If you need any more specifics about our .music initiative you can ask me for more details. I also suggest you ask other TLD applicants about what they will be doing with their business plans.

Many things have to change in the existing TLD sector for true innovation to become true. You just have to allow some to test their models and have the ability to succeed. Nowhere in your article above did you mention why new TLDs add no value. Your basis is quite flawed. You look at the past and you try to find ways to improve it. You cant just say that there is no future for new TLDs because of past operators. Your article arguments are weak. You dont know what TLD applicants are brewing. I guarantee you, 20% will surprise you. They will offer value to THEIR constituents/members. With or without you, value does not have to apply to everyone and everything. We live in a niche-based society. The new media does not look like the old.

Constantine Roussos

A fish, a barrel, a smoking gun. The Famous Brett Watson  –  Nov 10, 2009 12:54 AM

How can you predict the future based on the past?
It seems like a more sound method than predicting the future based on wishful thinking.
So new .music gTLD has no public benefit? How about this for musicians:
None of the abilities you cite even come close to requiring a .music domain name.

None of the abilities you cite even Constantine Roussos  –  Nov 13, 2009 1:49 AM

None of the abilities you cite even come close to requiring a .music domain name. The business model requires it. Musicians who have tested our beta demand it. The music concept is called a full "360-degree" platform. I am not required to do any business or embark on any venture. Entrepreneurs do it though. The question that you are not asking is whether those abilities add value to musicians in a consolidated effort and whether a .music would enhance the overall platform. Whether you agree with it or not is trivial because we hear it from musicians themselves on a daily basis. Listen to your customer not the critics. Target audience is key. You don't have to be a supporter of our initiative, since you have no vested interest in music. It seems like a more sound method than predicting the future based on wishful thinking. There is no wishful thinking in regards to the .music initiative. We are probably the most proactive group. It is called doing a feasibility analysis and testing your market. I doubt the 1 million signatures we received and over 300,000 social media followers are a fluke. Entrepreneurs create the future based on the present not the past. Don't mistake wishful thinking with preparation, financing, networking and development. It is easy for Phd students and most academic educators to call this wishful thinking. Academia is all about theories and essays. Step out in the real world and actually get your hands dirty and then we will talk about wishful thinking. The past can give us lessons and the present gives us what is needed right now. The future is all about meeting the needs of what is needed right now, not yesterday or 5 years ago.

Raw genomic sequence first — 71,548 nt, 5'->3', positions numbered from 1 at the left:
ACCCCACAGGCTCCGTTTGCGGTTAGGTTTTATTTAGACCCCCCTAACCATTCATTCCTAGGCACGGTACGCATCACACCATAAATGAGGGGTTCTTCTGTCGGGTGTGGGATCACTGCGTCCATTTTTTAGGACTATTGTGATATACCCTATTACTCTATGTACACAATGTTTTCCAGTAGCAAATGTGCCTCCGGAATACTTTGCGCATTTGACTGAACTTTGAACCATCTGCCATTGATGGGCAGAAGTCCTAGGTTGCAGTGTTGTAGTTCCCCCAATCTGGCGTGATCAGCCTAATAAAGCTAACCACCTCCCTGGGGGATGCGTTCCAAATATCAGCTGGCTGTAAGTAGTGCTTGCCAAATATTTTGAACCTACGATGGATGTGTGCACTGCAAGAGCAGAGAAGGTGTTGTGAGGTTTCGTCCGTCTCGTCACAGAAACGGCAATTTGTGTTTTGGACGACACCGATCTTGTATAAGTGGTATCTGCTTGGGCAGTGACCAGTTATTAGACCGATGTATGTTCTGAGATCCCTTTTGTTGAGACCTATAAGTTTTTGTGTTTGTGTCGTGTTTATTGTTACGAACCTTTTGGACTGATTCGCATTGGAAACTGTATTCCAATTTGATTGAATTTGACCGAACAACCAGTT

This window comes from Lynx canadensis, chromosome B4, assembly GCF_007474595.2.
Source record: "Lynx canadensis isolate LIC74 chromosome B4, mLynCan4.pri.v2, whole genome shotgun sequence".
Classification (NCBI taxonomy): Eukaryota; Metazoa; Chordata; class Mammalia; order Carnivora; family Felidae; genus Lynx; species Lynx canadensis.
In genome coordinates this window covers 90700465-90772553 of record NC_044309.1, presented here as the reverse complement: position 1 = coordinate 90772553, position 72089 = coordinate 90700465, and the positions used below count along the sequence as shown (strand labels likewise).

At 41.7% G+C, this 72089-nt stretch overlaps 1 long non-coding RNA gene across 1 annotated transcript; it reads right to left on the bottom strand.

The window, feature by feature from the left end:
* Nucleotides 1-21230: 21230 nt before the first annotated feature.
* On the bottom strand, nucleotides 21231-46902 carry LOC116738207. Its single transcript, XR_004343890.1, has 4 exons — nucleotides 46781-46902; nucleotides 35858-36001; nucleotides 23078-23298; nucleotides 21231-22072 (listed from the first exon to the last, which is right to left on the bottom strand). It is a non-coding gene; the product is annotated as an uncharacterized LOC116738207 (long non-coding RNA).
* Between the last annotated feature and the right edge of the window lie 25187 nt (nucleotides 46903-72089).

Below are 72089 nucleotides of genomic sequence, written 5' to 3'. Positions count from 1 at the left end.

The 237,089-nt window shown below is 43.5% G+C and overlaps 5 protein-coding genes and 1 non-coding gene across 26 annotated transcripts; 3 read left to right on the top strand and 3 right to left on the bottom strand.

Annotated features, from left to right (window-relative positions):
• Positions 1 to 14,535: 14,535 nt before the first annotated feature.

Can't argue with that The Famous Brett Watson  –  Nov 13, 2009 4:43 AM

The business model requires it.
Let me see if I follow the logic. The long list of benefits you cited are not provided by the domain name, in and of itself, but by your business model. Your business model, in turn, requires the .music TLD. If that's the way it works, I'm in no position to argue, because I know nothing of your business model. I'll simply treat the claim with the same kind of generic scepticism I offer all plans of the sort, "1. Register new TLD; 2. ???; 3. Profit!" Far be it from me to oppose your venture, however, even if I wouldn't invest in it.

Unsure as well Dan Campbell  –  Nov 13, 2009 2:56 PM